Sylvester Idowu in Warri
Despite assurance by the federal government that there were no irregularities in the ongoing renewal of over 42 oil licences, a group of Niger Delta activists led by Chief Sunny Onuesoke have raised the alarm over the exercise.
Onuesoke, who spoke to newsmen in Asaba, Delta State said even though the Petroleum Act of 1969, as well as the Petroleum (Drilling & Production) Regulation of 1969 (as amended in 2001) authorised the Minister of Petroleum Resources to renew oil licences once statutory payments in terms of applicable royalty, concession rentals and fees were paid, he insisted that renewing the licences without passing the Petroleum Industry Bill (PIB) would make the oil producing communities have a sense of neglect and exclusion.
He argued that with the PIB Bill, fiscal terms in the renewal processes would have been highly improved, while the country would negotiate from a position of strength in an atmosphere that provides confidence for investors.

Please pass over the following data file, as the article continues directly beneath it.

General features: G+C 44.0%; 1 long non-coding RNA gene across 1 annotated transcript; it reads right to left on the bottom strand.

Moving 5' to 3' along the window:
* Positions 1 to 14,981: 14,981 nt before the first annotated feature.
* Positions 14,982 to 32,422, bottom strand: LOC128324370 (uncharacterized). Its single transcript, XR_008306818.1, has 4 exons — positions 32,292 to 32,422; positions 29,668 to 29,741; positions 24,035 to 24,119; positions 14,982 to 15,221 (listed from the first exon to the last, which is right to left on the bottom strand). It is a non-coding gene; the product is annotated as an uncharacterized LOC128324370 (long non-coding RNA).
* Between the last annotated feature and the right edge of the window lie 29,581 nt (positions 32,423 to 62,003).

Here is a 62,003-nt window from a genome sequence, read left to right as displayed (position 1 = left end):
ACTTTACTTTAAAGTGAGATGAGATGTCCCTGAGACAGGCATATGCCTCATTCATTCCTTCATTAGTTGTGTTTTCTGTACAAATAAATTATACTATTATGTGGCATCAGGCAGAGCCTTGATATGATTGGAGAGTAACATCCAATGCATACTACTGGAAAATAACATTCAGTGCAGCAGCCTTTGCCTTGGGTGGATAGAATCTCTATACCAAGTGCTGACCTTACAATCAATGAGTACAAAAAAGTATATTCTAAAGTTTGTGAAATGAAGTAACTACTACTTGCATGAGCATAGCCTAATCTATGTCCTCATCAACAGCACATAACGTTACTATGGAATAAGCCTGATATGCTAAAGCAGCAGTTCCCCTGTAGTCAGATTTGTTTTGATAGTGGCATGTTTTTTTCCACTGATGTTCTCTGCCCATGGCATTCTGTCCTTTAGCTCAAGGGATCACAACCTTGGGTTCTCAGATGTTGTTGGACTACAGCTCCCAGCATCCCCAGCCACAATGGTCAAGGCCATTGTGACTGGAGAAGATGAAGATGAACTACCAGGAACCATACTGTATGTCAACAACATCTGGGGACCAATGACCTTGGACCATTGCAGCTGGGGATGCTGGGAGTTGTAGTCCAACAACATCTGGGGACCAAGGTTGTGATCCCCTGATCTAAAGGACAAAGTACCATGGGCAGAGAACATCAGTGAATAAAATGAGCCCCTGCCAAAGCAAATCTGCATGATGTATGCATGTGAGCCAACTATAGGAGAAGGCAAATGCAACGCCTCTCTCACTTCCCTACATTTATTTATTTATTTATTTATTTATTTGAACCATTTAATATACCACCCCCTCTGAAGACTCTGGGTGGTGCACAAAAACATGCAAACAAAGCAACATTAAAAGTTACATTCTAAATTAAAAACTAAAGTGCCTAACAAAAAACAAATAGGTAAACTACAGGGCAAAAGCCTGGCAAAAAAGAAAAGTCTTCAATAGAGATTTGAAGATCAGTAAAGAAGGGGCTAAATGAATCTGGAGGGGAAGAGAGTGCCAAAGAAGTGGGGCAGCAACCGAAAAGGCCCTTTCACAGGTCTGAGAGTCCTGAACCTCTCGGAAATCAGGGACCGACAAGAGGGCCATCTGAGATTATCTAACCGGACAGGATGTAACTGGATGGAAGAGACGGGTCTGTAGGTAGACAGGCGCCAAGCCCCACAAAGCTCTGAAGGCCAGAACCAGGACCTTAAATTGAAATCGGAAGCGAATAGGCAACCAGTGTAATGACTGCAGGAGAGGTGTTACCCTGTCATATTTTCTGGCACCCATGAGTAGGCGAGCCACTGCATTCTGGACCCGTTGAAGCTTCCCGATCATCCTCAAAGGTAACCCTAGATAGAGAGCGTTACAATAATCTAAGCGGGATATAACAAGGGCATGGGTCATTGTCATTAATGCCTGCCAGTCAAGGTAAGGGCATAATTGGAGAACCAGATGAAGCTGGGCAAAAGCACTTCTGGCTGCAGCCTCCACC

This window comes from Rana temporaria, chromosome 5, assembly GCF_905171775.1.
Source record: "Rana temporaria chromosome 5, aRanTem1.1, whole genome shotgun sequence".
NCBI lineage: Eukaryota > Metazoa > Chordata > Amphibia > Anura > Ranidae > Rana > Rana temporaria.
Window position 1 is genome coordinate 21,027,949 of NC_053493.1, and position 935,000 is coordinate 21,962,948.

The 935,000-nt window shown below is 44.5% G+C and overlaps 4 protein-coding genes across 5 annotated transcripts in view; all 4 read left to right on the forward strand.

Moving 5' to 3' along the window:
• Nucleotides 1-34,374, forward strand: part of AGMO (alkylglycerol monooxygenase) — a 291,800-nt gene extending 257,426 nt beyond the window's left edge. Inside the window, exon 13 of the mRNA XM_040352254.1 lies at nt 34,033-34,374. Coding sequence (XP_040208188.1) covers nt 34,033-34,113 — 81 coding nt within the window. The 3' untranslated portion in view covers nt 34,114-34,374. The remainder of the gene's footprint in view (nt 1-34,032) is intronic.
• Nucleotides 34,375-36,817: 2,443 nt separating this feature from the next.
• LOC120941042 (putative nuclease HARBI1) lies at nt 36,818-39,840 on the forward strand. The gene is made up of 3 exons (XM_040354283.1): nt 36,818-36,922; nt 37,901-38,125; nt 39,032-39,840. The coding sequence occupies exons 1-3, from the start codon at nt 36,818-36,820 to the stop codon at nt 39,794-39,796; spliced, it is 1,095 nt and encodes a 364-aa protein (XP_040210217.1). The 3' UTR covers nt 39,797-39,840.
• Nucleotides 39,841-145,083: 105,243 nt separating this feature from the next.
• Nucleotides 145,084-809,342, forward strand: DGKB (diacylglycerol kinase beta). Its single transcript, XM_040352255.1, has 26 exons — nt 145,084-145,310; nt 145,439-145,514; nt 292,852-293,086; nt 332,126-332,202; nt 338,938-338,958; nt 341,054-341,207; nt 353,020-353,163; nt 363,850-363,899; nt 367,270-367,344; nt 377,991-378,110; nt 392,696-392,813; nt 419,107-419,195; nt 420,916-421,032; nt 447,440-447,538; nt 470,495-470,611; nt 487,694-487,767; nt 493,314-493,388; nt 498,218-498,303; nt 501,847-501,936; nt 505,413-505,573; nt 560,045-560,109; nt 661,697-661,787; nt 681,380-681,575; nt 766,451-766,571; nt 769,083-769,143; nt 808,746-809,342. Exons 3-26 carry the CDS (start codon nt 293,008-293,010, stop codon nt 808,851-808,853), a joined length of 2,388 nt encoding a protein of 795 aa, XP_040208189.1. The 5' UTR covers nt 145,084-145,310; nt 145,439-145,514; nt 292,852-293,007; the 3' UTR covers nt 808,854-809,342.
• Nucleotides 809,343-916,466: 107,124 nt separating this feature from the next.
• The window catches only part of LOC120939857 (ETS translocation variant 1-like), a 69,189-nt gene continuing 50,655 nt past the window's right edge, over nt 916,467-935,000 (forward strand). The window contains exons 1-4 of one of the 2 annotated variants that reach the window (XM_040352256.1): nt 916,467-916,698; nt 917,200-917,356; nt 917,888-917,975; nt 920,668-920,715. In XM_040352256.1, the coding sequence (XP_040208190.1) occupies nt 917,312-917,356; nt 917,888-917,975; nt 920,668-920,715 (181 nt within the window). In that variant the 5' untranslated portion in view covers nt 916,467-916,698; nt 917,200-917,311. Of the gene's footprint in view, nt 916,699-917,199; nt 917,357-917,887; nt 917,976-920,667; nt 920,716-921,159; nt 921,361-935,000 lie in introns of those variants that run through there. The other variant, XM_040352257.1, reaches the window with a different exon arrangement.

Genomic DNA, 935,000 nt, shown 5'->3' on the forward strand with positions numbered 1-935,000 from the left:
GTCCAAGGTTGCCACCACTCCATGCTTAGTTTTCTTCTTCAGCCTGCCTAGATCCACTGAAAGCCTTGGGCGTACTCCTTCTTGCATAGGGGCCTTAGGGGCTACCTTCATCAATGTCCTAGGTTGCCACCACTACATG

He lamented that the failure to secure presidential assent on the PIB indicated that significant uncertainty remains on the legal framework governing the petroleum sector in the country.
Onuesoke, said although the move to renew the licenses could be in the right direction, he, however, stated that the exercise could have been compromised by lack of transparency, accountability and due process, which were basic barriers inherent in the extant regulations.
According to him, “The chief concern is the need for due process and transparency in the renewal process, most especially providing accessible information and data as to whether and how oil companies that have applied for renewal have met the prescribed legal requirements.
“For example, how many oil companies have remitted royalties as at when due, what is their production and compliance track record, and to what extent can the Department of Petroleum Resources grant discounts, rebates and waivers in case of record of non-compliance by an applicant company.”